Saudi Arabia to have world’s biggest solar power project

200 GW of solar power to be produced by 2030

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Crown Prince Muhammad Bin Salman, deputy premier and minister of defense who is also the chairman of the Saudi Public Investment Fund, and SoftBank Group Corp. Chief Executive Masayoshi Son exchange an MoU in New York on Tuesday to establish a solar power project in Saudi Arabia. — Courtesy photo

Saudi Gazette report

NEW YORK
— Crown Prince Muhammad Bin Salman, deputy premier and minister of defense who is also the chairman of the Saudi Public Investment Fund, and SoftBank Group Corp. Chief Executive Masayoshi Son signed a memorandum of understanding (MoU) in New York on Tuesday to establish the world’s biggest solar power project in Saudi Arabia.

Two solar plants with a capacity of 3 gigawatts and 4.2 gigawatts will be launched by 2019. Solar panels will be manufactured and developed in the Kingdom of Saudi Arabia, with a capacity to produce 150 gigawatts and 200 gigawatts (GW) of solar power by 2030.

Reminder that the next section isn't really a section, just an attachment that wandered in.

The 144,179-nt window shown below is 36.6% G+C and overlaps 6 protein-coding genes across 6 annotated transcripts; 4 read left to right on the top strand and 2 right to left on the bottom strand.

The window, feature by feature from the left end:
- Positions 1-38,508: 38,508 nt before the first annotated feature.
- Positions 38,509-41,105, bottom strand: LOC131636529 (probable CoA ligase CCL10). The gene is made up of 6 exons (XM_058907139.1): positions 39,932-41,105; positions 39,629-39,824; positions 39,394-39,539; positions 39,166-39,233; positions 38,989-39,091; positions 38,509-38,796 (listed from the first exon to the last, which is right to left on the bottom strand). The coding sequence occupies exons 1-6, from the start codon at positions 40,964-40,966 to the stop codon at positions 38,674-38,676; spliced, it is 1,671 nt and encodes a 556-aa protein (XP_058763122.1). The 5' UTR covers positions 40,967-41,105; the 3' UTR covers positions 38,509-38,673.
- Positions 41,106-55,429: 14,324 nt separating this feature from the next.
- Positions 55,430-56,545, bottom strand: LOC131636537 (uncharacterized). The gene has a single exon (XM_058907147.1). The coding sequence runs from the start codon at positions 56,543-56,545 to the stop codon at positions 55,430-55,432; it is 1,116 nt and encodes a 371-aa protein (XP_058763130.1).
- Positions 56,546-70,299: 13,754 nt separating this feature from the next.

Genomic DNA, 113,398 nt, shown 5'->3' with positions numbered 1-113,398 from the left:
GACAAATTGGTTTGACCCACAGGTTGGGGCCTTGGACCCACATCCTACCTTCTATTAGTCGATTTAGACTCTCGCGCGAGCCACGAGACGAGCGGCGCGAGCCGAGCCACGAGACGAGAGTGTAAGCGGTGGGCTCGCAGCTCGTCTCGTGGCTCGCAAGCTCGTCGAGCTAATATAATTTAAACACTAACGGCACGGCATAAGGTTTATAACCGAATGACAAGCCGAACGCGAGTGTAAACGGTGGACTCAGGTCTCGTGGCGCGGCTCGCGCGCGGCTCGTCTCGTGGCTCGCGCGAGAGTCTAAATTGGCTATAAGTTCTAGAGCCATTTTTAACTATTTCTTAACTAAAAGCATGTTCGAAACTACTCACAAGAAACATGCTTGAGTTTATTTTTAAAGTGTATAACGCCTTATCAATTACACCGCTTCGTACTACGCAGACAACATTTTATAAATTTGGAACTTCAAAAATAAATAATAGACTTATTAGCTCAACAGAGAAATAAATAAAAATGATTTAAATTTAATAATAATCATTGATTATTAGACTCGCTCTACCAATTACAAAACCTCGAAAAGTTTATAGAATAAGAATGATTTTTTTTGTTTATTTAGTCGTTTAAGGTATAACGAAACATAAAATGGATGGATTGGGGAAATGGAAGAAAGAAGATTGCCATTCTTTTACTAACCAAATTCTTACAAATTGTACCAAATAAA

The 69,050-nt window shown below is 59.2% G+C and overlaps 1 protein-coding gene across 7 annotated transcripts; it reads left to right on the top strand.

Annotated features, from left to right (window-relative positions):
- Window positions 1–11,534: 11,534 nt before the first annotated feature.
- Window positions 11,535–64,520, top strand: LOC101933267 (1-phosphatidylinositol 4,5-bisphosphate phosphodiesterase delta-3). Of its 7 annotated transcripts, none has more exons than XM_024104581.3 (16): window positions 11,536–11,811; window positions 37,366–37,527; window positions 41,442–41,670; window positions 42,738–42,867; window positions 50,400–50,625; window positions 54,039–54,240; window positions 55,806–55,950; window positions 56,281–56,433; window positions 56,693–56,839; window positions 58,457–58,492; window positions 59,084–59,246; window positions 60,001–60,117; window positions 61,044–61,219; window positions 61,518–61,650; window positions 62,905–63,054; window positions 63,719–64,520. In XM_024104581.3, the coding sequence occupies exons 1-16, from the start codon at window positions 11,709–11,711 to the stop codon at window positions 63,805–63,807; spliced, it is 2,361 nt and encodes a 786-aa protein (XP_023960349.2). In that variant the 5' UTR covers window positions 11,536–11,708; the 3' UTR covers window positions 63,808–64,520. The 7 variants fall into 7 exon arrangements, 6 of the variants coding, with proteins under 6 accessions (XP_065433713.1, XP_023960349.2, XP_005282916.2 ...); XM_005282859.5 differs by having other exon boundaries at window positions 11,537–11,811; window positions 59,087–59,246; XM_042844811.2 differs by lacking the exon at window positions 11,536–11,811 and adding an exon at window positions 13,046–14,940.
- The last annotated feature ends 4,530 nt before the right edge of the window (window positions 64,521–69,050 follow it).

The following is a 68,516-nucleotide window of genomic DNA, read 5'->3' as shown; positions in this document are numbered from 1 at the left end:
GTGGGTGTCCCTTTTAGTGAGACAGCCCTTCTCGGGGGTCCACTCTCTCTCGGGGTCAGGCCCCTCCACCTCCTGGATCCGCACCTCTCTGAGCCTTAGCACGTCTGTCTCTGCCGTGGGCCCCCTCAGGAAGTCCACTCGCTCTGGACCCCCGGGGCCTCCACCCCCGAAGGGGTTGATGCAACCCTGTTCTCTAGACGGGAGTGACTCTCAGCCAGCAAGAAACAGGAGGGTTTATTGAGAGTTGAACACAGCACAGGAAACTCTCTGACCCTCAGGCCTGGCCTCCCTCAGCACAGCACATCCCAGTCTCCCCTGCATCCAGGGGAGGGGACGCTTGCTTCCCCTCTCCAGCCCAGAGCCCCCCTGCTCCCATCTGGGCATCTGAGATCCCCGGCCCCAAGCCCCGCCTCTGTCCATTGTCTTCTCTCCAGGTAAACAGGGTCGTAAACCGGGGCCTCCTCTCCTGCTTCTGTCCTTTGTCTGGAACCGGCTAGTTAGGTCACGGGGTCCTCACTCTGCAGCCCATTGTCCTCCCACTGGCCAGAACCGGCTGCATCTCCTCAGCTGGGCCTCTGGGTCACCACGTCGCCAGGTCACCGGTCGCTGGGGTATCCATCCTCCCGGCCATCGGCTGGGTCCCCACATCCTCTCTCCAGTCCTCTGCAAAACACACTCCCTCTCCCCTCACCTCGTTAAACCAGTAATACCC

The feasibility studies will be completed by May 2018.

The project will contribute to creating an estimated 100,000 jobs in the Kingdom.

Solar panels, bigger than the geographical area of Tokyo, will be visible even from space.

Supply chains for raw materials such as copper, silica and metal wire are all available in Saudi Arabia.

Gas discoveries in Saudi Arabia, specifically in the Red Sea, will give added value to the silica smelter supply chains involved in the production of solar panels for this project.

The solar project is as important as that of the discovery of oil in the Kingdom.

Saudi Arabia’s Vision 2030 reform plan, which aims to reduce the country’s economic dependence on oil, was a good match for the fund’s long-term vision for innovation, said Son.

“These two visions have come together to create clean, sustainable, low-cost and productive renewable energy,” he said.


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